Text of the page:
Guns, Germs and Steel by Jared Diamond

Guns, Germs and Steel: The Fates of Human Societies
Jared Diamond
Norton, 1999
496 pages

I’m sure there are going to be people scratching their heads in complete confusion when they see this book on Pagan Book Reviews. However, this blog isn’t just for books that are specifically about paganism, but are also useful to pagans. And this one is useful–for giving us perspective.

See, lot of (usually, though not always, white) neopagans romanticize their conceptions of what “tribal” societies are like, and glorify rather unrealistic portrayals of hunter-gatherer and basic agrarian societies. This is not to say that these societies aren’t of value; quite the contrary. But many pagans have insufficient understandings of what makes a society sustainable, which then turn into overly simplistic arguments about how technology is evil and indigenous people are noble savages.

The beautiful thing about Guns, Germs and Steel is that Diamond painstakingly traces the various factors that caused some societies to advance technologically quicker than others, ranging from access to large, domesticatible animals and cultivatible plants, to proximity to animals that can pass on diseases and build a population’s immune system, to specific geographical and geological features, and so forth. Obviously, the book is not flawless; Diamond, despite his attempts to be matter-of-fact, still shows a Eurocentric bias in some areas; additionally, this book should not be seen as the do-all and end-all of its subject matter. But there are a lot of salient arguments here, too.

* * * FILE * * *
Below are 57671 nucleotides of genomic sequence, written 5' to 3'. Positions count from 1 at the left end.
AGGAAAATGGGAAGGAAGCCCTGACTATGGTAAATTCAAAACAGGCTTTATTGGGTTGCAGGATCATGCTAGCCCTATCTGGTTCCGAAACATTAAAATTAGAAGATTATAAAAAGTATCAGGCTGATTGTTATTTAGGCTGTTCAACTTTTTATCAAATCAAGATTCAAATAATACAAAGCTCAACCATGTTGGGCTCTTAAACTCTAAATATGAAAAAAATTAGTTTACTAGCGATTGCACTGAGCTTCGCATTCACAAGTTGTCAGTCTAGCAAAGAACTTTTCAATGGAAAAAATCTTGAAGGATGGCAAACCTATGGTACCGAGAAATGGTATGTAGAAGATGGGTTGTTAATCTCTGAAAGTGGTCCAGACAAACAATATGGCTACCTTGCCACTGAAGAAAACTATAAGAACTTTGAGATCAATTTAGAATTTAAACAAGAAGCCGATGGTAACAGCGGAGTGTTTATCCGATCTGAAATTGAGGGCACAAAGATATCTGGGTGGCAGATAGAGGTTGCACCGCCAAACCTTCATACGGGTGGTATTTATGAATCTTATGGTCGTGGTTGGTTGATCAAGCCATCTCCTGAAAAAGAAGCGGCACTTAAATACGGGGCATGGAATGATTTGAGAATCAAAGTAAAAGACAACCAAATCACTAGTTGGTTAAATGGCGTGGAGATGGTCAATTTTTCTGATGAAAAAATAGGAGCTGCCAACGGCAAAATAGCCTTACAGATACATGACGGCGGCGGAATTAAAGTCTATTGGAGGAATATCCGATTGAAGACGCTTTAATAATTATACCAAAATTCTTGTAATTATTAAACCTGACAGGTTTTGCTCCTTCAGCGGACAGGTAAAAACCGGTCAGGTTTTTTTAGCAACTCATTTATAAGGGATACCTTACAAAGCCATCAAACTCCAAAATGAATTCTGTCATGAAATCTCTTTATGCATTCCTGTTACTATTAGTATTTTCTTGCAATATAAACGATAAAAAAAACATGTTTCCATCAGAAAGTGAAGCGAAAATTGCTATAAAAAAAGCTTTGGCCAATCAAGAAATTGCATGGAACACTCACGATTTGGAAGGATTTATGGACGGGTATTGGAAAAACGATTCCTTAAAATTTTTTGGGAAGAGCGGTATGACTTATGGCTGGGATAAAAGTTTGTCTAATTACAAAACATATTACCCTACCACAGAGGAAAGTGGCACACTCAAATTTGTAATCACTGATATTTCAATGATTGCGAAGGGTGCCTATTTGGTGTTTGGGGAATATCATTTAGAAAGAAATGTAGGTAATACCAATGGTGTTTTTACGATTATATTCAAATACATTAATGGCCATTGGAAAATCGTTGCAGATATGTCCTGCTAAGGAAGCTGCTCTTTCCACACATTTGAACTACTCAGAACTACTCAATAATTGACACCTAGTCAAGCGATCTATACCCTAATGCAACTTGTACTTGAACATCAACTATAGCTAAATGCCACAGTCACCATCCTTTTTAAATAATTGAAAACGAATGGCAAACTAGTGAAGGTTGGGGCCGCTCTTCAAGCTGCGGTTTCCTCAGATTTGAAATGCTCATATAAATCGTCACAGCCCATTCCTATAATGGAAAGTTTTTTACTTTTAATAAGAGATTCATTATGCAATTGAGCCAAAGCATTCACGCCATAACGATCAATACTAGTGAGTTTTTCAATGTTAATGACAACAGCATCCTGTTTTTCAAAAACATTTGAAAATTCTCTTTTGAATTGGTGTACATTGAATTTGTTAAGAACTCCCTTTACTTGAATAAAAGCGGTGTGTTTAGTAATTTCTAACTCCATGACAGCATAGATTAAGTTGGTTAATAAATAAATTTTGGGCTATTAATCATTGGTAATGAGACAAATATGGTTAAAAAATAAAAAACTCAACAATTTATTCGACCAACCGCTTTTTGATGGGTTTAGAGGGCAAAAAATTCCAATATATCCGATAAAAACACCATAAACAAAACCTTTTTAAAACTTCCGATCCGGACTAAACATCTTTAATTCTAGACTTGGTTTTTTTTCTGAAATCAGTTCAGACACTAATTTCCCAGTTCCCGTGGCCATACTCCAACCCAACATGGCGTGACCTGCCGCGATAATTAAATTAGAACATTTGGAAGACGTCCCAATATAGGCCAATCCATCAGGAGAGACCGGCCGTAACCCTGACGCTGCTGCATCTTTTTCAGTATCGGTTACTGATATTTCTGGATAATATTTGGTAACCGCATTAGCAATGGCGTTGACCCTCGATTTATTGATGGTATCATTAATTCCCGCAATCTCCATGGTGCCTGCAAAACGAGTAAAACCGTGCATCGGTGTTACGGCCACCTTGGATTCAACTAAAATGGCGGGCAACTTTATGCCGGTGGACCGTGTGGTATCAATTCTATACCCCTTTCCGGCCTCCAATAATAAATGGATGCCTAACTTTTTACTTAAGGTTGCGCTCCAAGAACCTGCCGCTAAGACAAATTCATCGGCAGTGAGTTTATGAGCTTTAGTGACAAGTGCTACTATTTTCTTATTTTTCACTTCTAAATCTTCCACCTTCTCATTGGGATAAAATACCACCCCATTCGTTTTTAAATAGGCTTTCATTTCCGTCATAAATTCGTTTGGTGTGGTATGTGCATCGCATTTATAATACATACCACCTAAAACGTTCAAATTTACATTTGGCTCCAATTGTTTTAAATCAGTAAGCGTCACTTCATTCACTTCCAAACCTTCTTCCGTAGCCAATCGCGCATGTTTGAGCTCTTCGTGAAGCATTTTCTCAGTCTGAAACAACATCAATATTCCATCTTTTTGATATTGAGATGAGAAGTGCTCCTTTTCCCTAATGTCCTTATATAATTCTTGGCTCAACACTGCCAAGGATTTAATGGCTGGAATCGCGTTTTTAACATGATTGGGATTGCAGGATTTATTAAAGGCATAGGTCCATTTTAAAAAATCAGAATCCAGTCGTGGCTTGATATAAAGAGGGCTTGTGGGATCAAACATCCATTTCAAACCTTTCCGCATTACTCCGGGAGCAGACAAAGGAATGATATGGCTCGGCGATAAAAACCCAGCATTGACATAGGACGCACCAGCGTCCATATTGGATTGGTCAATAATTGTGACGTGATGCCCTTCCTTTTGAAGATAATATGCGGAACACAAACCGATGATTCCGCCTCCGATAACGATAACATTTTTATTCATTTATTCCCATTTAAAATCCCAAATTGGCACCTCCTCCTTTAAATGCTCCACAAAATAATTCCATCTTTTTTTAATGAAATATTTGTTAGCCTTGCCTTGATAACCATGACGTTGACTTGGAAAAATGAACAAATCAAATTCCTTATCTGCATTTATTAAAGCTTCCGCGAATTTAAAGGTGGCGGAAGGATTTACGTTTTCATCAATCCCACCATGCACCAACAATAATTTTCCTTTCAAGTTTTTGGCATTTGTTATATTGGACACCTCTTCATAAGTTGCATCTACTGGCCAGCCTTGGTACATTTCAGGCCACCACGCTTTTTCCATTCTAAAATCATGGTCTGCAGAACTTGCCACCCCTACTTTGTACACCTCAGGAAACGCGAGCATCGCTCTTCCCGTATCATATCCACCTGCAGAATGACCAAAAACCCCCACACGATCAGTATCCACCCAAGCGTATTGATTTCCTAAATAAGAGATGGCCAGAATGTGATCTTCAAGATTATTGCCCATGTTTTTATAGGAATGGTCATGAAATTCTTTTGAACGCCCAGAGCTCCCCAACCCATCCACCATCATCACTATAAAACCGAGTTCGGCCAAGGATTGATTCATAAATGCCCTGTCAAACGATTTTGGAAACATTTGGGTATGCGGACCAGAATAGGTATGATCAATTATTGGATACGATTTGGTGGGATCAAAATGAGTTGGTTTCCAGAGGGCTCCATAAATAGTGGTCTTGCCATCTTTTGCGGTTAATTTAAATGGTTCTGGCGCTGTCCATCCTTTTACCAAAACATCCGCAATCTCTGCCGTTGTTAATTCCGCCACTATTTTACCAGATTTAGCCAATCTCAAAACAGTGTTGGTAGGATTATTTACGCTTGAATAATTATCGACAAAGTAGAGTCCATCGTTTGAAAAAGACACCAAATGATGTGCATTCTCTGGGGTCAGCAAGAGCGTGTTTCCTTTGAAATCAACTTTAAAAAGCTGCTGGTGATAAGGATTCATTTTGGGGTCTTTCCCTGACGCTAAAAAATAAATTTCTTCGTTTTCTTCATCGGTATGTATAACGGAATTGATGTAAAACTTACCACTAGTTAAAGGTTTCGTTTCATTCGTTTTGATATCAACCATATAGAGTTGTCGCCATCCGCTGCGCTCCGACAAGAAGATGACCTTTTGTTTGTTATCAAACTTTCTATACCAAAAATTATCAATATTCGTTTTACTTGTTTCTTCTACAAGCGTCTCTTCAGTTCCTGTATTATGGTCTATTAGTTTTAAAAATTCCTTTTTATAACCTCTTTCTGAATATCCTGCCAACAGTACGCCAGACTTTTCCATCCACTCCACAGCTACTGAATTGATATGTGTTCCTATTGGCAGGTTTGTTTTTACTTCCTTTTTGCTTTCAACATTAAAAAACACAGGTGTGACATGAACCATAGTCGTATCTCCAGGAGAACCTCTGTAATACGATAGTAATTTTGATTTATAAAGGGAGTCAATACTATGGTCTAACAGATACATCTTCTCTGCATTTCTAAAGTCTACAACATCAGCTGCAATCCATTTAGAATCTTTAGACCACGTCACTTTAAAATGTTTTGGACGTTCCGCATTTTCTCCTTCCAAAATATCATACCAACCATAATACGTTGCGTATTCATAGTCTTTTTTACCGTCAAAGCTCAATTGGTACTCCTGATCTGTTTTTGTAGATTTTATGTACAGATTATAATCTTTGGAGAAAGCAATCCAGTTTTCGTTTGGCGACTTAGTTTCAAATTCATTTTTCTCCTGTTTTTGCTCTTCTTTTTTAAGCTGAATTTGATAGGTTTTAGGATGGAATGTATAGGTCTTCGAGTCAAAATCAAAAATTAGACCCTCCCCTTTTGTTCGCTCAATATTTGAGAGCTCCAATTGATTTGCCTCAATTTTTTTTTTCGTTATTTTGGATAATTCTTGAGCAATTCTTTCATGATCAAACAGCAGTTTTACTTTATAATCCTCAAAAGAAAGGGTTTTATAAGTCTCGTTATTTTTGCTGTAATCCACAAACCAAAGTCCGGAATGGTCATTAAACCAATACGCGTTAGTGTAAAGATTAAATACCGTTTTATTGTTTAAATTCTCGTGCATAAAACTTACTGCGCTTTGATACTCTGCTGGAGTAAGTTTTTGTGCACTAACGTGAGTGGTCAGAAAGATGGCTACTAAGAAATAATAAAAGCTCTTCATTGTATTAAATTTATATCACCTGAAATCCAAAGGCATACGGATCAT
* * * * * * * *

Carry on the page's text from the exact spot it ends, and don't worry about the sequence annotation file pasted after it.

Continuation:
For pagans, it’s a nice break from the sometimes technophobic attitudes that pop up. Additionally, as neopagans are mostly found in developed, English-speaking and/or European-culture-based nations, it’s a good look at societies outside of those contexts. And who can’t use a good history lesson now and then?

Four pawprints out of five.

Want to buy this book?


1 Comment

  1. Sarenth said,

    April 20, 2010 at 9:22 am

    I think he does a good job of exposing the imbalances of power and wealth out by asking the questions he does at the beginning, namely the cargo questions and how cultures rose and fell with each of the title’s subjects. This book, and those related to it, should help give us understanding of how things got the way they are, and make us think on ways to effect change that works, not just throwing money, resources, etc. at a problem and trying to make it go away. His exposure to Guinea that informs a good chunk of the premise of the questions the book tries to answer, to me, permeated the material and the questions the people asked were repeated often enough in the text that it made me think on it even as I continued to read.

    I would agree with your assessment that he has a Eurocentric bias in some of his text, but I think, too, that he veers well enough away from too much dipping into noble savage or vile technology stereotypes. In reading this, what he does uncover made me think, and made me question previously held thoughts and beliefs about how things got the way they did.

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